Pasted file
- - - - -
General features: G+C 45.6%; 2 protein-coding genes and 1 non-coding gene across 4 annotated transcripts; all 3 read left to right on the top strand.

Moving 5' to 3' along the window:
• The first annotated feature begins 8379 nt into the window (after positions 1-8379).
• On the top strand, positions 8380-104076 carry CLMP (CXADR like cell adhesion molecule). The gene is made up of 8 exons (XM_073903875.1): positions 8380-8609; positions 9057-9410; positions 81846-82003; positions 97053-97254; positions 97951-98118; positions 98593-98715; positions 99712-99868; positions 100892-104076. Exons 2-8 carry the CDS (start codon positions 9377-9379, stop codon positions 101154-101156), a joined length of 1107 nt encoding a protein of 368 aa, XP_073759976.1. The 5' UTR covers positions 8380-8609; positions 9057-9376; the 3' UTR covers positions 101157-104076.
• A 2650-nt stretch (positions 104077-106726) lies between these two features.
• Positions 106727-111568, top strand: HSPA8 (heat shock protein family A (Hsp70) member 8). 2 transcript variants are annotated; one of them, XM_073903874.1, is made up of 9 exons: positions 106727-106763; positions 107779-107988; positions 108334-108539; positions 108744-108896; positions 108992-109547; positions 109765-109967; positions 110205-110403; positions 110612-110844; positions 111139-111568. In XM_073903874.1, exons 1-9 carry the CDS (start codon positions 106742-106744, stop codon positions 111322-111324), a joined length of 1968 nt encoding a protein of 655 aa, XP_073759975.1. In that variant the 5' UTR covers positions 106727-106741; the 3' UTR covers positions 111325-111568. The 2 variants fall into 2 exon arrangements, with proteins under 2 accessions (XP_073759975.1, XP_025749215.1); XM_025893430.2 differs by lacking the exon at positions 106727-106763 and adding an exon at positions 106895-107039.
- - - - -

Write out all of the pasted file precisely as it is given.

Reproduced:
General features: G+C 45.6%; 2 protein-coding genes and 1 non-coding gene across 4 annotated transcripts; all 3 read left to right on the top strand.

Moving 5' to 3' along the window:
• The first annotated feature begins 8379 nt into the window (after positions 1-8379).
• On the top strand, positions 8380-104076 carry CLMP (CXADR like cell adhesion molecule). The gene is made up of 8 exons (XM_073903875.1): positions 8380-8609; positions 9057-9410; positions 81846-82003; positions 97053-97254; positions 97951-98118; positions 98593-98715; positions 99712-99868; positions 100892-104076. Exons 2-8 carry the CDS (start codon positions 9377-9379, stop codon positions 101154-101156), a joined length of 1107 nt encoding a protein of 368 aa, XP_073759976.1. The 5' UTR covers positions 8380-8609; positions 9057-9376; the 3' UTR covers positions 101157-104076.
• A 2650-nt stretch (positions 104077-106726) lies between these two features.
• Positions 106727-111568, top strand: HSPA8 (heat shock protein family A (Hsp70) member 8). 2 transcript variants are annotated; one of them, XM_073903874.1, is made up of 9 exons: positions 106727-106763; positions 107779-107988; positions 108334-108539; positions 108744-108896; positions 108992-109547; positions 109765-109967; positions 110205-110403; positions 110612-110844; positions 111139-111568. In XM_073903874.1, exons 1-9 carry the CDS (start codon positions 106742-106744, stop codon positions 111322-111324), a joined length of 1968 nt encoding a protein of 655 aa, XP_073759975.1. In that variant the 5' UTR covers positions 106727-106741; the 3' UTR covers positions 111325-111568. The 2 variants fall into 2 exon arrangements, with proteins under 2 accessions (XP_073759975.1, XP_025749215.1); XM_025893430.2 differs by lacking the exon at positions 106727-106763 and adding an exon at positions 106895-107039.